Review: Disney (Sort Of) Rocks the Party on Nintendo Wii

Geek Culture

Disney Sing It: Party HitsDisney Sing It: Party Hits

image: Disney Interactive Studios

I like to think that a good video game appeals to its target audience while a great video game manages to be fun and relatable to those well outside its intended sweet spot. With that in mind, Disney Interactive Studios has recently released a pair of good-but-not-great party titles for the Nintendo Wii.

Disney Sing It: Party Hits brings the music of saccharin-infused pop radio to your den in another installment of the thoroughly competent if not always inspired series. Simply follow the on-screen lyrics karaoke-style and mind the pitch indicator to rack up points in both solo and duet play. With little in the way of unlockables, there’s really nothing to the core game save personal advancement with regard to high scores as you make your way across the disc’s 30 tracks, each accompanied by its own music video.

Still, the added bonus of a little in-game vocal coaching from embattled Disney pop princess Demi Lovato does add an extra level of both fan service and functionality — though clearly the former is the game’s primary focus. With a song list that is heavily skewed toward the tween set, Disney knows exactly what it’s doing with Disney Sing It: Party Hits.

Songs from Disney’s own haymakers like Lovato, The Jonas Brothers, Selena Gomez and the perfect tween-pop storm that is the Camp Rock 2 soundtrack join hits from Kelly Clarkson, Paramore and Justin Bieber to craft a mix of non-threatening party joints that will likely cause cavities rather than impure thoughts. Aside from numbers by Owl City and Jason Mraz I was clueless about practically every song available, but clearly I am not the special kind of gamer that Disney Sing It: Party Hits seeks to satisfy.

If my own kids (and Top 40-loving wife) are any indicator, this game ably does what it sets out to do. And even though the songs were far from my typical musical fare it still provided ample family fun as we crooned our way across Disney’s musical landscape, passed the mic in the titular party mode and manipulated our recorded vocals via a series of in-game filters.

Available with the bundled USB microphone or without, Disney Sing It: Party Hits will likely be a miss with oldsters and music connoisseurs, but it should summarily please the youngsters in your life.

WIRED: competent singing mechanic, bundled USB mic, good use of existing music videos, in-game vocal coaching

TIRED: very limited song selection

Disney Channel All Star PartyDisney Channel All Star Party

image: Disney Interactive Studios

Much the same can be said for Disney Channel All Star Party. This collection allows up to four players to compete in 30 mini-games themed around Disney Channel shows like The Suite Life on Deck, Wizards of Waverly Place and GeekDad favorite Phineas and Ferb.

Disney Channel All Star Party plays out a bit like a stripped-down, tween-focused Wii Party where players compete for high scores, bragging rights and unlockables. Free Play mode is geared toward solo play, but All Star Party mode is obviously the game’s big draw. In this mode each player chooses a playable character such a Hannah Montana or Lovato’s Sonny Munroe and competes to amass points and unlock additional clothing options on the way to becoming the Disney Channel Champion.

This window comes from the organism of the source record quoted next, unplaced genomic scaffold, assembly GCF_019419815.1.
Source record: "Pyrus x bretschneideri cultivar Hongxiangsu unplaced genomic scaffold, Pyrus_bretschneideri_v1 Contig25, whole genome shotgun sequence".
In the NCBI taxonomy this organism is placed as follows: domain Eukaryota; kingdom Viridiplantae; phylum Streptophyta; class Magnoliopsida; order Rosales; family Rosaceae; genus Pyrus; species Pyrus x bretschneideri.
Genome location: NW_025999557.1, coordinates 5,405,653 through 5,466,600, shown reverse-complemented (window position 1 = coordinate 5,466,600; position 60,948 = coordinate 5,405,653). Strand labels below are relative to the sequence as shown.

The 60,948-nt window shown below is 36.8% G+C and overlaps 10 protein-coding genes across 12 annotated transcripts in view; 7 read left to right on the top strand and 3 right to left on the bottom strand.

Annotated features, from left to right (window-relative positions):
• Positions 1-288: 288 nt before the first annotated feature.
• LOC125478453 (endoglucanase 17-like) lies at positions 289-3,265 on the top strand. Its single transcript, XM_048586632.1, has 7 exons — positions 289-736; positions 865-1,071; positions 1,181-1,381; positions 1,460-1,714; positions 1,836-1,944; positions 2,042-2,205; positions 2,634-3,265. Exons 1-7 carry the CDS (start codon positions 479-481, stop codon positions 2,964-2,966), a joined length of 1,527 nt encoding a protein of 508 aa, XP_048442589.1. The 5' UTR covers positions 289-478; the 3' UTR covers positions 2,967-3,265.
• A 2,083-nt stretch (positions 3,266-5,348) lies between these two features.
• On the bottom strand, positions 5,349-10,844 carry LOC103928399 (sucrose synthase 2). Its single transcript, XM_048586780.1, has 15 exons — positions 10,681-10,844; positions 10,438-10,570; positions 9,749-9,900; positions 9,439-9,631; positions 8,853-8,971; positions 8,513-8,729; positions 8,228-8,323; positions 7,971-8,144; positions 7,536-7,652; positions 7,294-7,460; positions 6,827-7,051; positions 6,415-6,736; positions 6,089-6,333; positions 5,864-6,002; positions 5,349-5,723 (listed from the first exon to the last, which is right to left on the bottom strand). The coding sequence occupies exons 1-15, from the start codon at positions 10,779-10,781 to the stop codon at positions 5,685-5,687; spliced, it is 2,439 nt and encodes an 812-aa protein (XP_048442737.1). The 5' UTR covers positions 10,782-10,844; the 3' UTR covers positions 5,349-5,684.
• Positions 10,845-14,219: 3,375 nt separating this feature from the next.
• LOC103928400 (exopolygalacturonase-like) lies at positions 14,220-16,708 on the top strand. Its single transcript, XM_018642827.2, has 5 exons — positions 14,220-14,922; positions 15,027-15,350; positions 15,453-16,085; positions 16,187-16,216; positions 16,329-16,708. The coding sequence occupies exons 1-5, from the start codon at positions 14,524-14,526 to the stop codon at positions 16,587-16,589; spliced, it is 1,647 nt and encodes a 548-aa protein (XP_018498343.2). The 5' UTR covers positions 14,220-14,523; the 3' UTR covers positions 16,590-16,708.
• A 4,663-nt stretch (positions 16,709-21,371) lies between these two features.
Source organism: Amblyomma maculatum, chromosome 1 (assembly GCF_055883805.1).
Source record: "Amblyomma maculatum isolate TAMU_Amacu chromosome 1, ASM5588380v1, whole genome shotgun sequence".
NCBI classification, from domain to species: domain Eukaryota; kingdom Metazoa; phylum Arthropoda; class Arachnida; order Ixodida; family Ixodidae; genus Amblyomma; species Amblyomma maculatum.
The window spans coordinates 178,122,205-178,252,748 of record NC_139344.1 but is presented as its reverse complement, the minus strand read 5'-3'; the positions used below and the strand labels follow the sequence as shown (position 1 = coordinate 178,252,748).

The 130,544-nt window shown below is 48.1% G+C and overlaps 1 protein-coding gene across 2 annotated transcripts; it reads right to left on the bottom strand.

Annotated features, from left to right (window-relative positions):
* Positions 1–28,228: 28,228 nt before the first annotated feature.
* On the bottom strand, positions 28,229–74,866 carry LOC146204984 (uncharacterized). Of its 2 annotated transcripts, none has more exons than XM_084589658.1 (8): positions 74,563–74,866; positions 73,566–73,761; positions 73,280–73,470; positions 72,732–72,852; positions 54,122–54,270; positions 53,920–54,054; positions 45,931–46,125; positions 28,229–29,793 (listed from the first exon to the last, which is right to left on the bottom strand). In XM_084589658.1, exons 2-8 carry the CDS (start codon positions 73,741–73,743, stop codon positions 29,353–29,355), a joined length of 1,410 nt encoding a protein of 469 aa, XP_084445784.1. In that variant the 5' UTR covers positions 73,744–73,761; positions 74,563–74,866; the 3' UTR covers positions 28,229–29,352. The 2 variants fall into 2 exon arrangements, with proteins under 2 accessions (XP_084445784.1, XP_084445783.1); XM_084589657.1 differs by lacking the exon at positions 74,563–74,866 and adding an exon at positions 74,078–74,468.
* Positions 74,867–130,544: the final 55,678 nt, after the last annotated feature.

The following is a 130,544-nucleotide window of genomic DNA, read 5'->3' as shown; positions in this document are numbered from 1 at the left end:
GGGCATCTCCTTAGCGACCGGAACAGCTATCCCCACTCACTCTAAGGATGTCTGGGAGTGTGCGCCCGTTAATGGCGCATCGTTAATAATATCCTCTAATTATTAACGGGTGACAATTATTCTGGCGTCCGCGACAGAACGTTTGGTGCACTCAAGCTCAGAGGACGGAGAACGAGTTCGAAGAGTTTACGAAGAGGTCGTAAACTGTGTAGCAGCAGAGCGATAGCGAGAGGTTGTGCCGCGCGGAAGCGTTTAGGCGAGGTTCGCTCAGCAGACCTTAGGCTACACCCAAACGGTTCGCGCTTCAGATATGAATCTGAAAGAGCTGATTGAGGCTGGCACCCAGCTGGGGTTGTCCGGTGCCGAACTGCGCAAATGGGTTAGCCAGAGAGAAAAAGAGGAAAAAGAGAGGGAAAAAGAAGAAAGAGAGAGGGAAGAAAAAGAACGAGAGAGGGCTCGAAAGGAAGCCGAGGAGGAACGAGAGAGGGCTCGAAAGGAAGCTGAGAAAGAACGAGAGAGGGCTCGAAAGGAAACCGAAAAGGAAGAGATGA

Even those not overly familiar with the source material should find that Disney Channel All Star Party appeals to their competitive nature. In a game where even choosing the field of play involves a virtual quick draw competition, gameplay can become heated in record time.

Each locale boasts a series of mini-games themed around the show in question, but the bulk of these rely on the typical Wii-mote waggling to which we’ve become accustomed. Still, whether you’re attempting to outrun a throng of Jonas Brothers fans or racing monster trucks (while attempting to outrun a robot dinosaur) with Phineas and Ferb you’re likely to enjoy the actual experience even if the game itself isn’t tailored toward your demographic.

That being said not all the games are winners, and the quiz show mini-game is particularly lackluster. Likewise, while the art direction is solid enough on its own merits — with the character sprites looking enough like their real life counterparts that those even vaguely familiar with the shows can recognize them — it never quite channels the simple visual charms of its first-party competition.

I was also disappointed to realize that, though they feature heavily in several mini-games, neither Phineas nor Ferb is available as a playable character. Worse yet, the option to use your own Mii must be unlocked through gameplay. Though these are admittedly minor gripes, I can’t help but think how much more I would’ve enjoyed the title had I been able to play as a more relatable avatar right out of the gate.

It’s hard to fault Disney Channel All Star Party with regard to content and variety. Its only limiting factor is, of course, its distinctly Disney-flavored wrapping.

WIRED: lots of mini-games to choose from, super competitive format, 7 show-themed worlds, high production values for a children’s title

TIRED: geared specifically toward heavy Disney Channel viewers, must unlock the option to play with your Mii, needs more Phineas and Ferb

Review materials provided by: Disney Interactive Studios

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